Danny Green is a London-based singer/songwriter, best known for his time fronting British folk pop act Laish. With Laish, Green released four critically applauded albums through French indie label Tailres, which he and his bandmates supported with extensive touring across the UK, the European Union and the States.
Last March Green’s life changed — he met his soon-to-be wife Leanna “LG” Green. And by December, the pair married. For their honeymoon, the Greens decided to spend six months traveling across South America with a simple recording set up that they carried with them in a backpack. And that’s how their newest project together DG Solaris began. “In between swimming with sea-lions, exploring sacred plant medicines and climbing mountains, we had been searching for beautiful spaces to set up our backpack studio,” DG Solaris’ core duo explain in press notes. “All of our recordings feature the sounds of birds, cicadas and crickets.”
Returning to London after their honeymoon, the duo recruited Tom Chadd, Matt Canty and Matt Hardy to help flesh out the material they wrote and demoed during their trip across South America. And the end result is the act’s forthcoming full-length debut, Spirit Glow which is slated for a June 19, 2020. Reportedly, the album is a focused development to Green’s songwriting with the material drawing from and meshing elements of 70s psych pop, synth pop, krautrock and prog in a unique fashion. Ultimately, the album’s material was written as a textural journey through different emotional realms. “We wanted to explore the idea of two voices, two spirits, two creative minds and see where this dynamic could take us,” DG Solaris’ Leana Green says in press notes. Danny Green adds, “It has been an incredibly inspiring trip. We came back with over forty songs and it has been a challenge to chose our favourites for this first album.”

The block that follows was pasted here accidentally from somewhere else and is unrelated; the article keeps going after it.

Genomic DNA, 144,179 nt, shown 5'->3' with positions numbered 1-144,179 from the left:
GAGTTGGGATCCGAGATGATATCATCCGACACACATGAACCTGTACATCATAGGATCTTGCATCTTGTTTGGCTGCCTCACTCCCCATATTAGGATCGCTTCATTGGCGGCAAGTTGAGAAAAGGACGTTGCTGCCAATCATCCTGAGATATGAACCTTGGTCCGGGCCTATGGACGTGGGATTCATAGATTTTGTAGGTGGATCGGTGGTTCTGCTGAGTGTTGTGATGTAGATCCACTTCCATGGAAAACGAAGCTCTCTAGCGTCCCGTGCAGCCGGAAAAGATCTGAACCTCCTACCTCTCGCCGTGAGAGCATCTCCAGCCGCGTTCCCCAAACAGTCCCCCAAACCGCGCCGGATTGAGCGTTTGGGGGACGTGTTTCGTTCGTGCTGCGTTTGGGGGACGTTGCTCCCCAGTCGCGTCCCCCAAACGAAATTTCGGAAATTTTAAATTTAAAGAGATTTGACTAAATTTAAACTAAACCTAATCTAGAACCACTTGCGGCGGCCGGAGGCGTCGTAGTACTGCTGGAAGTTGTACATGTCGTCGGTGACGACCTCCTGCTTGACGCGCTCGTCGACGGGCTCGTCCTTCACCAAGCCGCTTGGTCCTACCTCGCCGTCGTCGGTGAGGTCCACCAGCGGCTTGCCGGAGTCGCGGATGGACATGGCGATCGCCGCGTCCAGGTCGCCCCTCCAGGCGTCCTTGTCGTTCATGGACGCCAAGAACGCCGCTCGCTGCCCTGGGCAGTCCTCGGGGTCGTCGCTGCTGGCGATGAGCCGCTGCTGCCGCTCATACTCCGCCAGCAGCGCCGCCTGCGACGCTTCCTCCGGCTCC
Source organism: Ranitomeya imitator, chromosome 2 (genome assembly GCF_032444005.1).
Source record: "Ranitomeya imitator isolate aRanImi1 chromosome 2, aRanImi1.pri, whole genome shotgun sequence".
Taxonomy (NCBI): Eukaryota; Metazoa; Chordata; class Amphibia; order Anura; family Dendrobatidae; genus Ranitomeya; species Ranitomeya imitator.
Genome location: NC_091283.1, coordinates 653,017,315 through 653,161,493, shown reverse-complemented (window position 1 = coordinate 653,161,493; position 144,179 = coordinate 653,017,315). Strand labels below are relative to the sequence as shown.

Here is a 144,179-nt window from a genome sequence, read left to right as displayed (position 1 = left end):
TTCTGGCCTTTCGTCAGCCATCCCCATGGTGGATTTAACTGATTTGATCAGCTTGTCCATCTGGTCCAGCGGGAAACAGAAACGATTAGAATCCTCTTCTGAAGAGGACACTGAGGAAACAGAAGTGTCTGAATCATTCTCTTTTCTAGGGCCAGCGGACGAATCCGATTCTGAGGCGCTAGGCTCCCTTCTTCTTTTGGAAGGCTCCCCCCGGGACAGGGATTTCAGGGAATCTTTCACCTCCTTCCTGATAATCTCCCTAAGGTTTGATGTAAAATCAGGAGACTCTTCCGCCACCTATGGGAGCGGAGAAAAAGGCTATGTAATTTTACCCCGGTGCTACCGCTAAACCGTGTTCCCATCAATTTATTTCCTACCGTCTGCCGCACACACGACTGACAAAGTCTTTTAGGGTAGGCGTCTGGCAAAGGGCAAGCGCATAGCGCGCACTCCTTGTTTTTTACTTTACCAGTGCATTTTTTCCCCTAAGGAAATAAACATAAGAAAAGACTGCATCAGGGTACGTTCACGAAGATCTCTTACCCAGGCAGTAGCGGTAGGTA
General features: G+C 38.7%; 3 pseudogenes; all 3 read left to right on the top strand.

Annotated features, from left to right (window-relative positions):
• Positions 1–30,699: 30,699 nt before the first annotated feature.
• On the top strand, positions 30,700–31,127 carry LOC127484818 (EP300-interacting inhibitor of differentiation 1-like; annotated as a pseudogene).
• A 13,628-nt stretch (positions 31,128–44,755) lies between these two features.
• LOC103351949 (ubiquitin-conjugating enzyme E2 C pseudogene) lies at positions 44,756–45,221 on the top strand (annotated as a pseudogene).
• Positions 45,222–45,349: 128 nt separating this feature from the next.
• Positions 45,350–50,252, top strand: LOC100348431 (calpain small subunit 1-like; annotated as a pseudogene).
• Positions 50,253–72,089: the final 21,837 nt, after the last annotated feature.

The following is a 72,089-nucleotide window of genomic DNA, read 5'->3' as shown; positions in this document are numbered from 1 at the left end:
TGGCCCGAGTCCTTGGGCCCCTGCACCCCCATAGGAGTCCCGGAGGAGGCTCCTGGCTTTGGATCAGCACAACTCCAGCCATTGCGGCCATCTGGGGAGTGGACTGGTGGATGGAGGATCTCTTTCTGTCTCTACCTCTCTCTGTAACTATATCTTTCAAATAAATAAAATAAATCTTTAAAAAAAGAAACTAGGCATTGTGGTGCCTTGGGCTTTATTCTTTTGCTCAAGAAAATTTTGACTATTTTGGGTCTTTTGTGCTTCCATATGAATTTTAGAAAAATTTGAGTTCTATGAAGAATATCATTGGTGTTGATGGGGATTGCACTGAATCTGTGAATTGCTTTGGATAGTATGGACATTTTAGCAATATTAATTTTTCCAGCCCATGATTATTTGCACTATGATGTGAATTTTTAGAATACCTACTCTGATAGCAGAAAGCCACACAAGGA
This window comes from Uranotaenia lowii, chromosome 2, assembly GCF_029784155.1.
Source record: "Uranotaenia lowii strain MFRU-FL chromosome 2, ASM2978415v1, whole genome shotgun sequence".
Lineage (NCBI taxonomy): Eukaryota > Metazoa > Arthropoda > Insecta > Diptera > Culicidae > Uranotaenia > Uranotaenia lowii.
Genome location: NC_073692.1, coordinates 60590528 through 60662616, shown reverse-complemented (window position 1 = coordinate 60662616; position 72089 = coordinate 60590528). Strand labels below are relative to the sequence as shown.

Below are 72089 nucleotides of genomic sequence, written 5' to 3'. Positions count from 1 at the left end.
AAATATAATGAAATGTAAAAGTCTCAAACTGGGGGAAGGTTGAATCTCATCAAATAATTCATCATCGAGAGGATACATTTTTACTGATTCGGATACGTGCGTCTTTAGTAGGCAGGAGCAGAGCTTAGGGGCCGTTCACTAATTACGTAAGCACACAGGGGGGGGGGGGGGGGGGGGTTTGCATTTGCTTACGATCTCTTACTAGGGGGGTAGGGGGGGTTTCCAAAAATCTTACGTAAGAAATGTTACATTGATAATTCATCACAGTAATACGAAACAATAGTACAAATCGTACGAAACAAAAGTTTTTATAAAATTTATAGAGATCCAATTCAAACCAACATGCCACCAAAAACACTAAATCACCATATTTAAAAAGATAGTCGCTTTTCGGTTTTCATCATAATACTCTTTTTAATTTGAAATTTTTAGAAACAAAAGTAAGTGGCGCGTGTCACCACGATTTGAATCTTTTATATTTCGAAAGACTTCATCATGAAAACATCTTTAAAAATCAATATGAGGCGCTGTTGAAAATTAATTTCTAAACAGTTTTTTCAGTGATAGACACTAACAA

Back in March, I wrote about the woozy album single “Brother, I’ll Ask Her.” Centered enormous and an expansive song structure featuring a pastoral and slow-burning introduction, a lurching Fleetwood Mac and Nick Drake-like middle section and a krautrock-like coda with fluttering flute and synth arpeggios, the track is a hallucinogenic fever dream that’s inspired by deeply personal experience: a painful shamanic experience they had in the Peruvian jungle. Interestingly, “Don’t Need to Tell You” is a decidedly upbeat song centered around a lushly textured arrangement of LG’s gorgeous and expressive vocals, shimmering acoustic guitar, atmospheric synths and flute, an infectious hook led by boy-girl harmonies, a supple bass line and propulsive drumming. And while clearly indebted to 70s psych folk and 60s bubble gum pop, the breezy pop confection accurately captures and evokes the giddy joy of new love. “We wanted to release something unflinchingly positive and happy during this difficult time. The song is an expression of unquestioning love for someone,” the Greens say.
The recently released video for “Don’t Need to Tell You” is split between live footage of the band performing in little clubs, and footage of the adorably in love couple in South London’s Ruskin Park on a glorious day goofing off and enjoying each other. While playful, the video should be a reminder that when things are at their most difficult and their most bleak that we should lean on those we love.